'Joy': Quietly, Painfully Real

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Friday, October 20, 2006

In "Old Joy," not much happens on the surface. But if you look far beneath, you realize: Not much happens. Two men in their early 30s, once close (the back story is ambiguous), take a few days off to go camping in the Oregon mountains. (See Film Notes on Page 39.) One, Mark (Daniel London), is settled into life, though he doesn't appear happy about it; his wife is pregnant, and their relationship, etched in miniature, appears slightly thorny. The other guy, bald, bearded neo-hippie Kurt (Will Oldham), is still at loose ends: He hasn't settled down; he's full of "theories" but short on capabilities. You know what's going to happen: Kurt gets them lost quickly enough, and they end up camping not by a beautiful river as promised, but in a garbage dump. It works out that they have something -- unknown, unstated, unremembered -- in the past, which has now gone away. It was old joy of some sort. Do they want it back? Or are they settled in the now?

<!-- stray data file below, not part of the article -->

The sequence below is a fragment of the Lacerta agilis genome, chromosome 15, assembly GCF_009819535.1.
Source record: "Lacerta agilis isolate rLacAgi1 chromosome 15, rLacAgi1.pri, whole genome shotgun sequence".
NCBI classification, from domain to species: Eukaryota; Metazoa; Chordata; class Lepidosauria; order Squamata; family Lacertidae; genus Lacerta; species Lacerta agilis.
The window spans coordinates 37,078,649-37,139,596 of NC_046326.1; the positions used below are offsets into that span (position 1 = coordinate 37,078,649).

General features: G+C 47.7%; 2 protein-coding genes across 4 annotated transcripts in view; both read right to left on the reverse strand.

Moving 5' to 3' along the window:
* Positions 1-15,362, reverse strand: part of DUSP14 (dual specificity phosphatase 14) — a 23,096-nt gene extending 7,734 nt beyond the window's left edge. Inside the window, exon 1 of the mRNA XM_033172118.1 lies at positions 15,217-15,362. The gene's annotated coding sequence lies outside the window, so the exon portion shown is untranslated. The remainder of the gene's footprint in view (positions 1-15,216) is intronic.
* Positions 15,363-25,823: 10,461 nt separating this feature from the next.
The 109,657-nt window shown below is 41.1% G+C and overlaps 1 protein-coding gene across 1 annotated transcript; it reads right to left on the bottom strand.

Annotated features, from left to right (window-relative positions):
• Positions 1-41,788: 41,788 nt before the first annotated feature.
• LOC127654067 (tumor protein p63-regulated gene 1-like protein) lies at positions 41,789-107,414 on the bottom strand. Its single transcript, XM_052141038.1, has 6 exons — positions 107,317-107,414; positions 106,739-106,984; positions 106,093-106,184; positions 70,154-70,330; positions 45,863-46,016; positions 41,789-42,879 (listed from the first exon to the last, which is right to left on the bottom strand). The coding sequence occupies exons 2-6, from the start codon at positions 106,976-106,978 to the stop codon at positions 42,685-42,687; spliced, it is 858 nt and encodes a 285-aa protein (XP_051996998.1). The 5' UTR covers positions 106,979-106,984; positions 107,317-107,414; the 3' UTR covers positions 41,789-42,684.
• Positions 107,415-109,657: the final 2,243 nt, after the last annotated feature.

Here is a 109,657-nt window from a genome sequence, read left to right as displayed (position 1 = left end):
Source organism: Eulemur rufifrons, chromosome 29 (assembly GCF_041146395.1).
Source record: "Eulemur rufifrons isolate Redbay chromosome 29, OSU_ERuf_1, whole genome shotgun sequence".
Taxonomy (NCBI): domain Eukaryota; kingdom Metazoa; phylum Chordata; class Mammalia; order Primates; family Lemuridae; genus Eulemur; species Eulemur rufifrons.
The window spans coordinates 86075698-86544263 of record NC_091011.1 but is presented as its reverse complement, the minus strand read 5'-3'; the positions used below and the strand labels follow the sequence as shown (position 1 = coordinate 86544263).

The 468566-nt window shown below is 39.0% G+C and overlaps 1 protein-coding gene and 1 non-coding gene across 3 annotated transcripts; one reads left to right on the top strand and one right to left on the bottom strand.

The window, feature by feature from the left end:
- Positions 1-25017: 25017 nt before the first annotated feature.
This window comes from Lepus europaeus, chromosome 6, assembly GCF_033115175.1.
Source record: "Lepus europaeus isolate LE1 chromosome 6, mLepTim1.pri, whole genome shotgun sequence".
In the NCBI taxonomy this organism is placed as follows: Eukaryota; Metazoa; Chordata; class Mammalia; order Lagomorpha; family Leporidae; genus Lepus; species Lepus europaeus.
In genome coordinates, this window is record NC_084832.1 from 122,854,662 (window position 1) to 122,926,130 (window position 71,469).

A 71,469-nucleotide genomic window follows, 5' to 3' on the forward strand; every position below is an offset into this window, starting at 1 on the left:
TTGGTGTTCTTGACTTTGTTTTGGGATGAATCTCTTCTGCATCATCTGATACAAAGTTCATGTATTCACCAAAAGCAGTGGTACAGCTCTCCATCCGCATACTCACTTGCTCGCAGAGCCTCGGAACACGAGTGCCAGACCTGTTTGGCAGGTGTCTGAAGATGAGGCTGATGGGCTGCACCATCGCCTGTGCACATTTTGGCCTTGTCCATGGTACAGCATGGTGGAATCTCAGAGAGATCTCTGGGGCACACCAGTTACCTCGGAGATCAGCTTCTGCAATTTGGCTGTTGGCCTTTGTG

The director, Kelly Reichardt, has an exceptional feel for nuances of reality; the movie has a placid sense of realism to it, as each fellow gropes awkwardly, then backs away from whatever happened long ago. Underneath, of course, there's classic literary structure: Two men, like Huck and Jim, flee civilization for the wilderness for purification, for renewal. Maybe they were once lovers, or maybe one once passingly wanted the other. Whatever, they can't figure it out; they go on, life goes on.

They smoke grass, they drink beer, they buy breakfast in a country diner. They exchange banalities and pauses. They confront each other, themselves, nature and life. They make no decisions or changes. It feels so real it hurts, and it's the perfect antidote to all those movies where all sorts of stuff blows up.

-- Stephen Hunter

Old Joy Unrated, 76 minutes Contains nothing objectionable. At AFI Silver Theatre.


© 2006 The Washington Post Company

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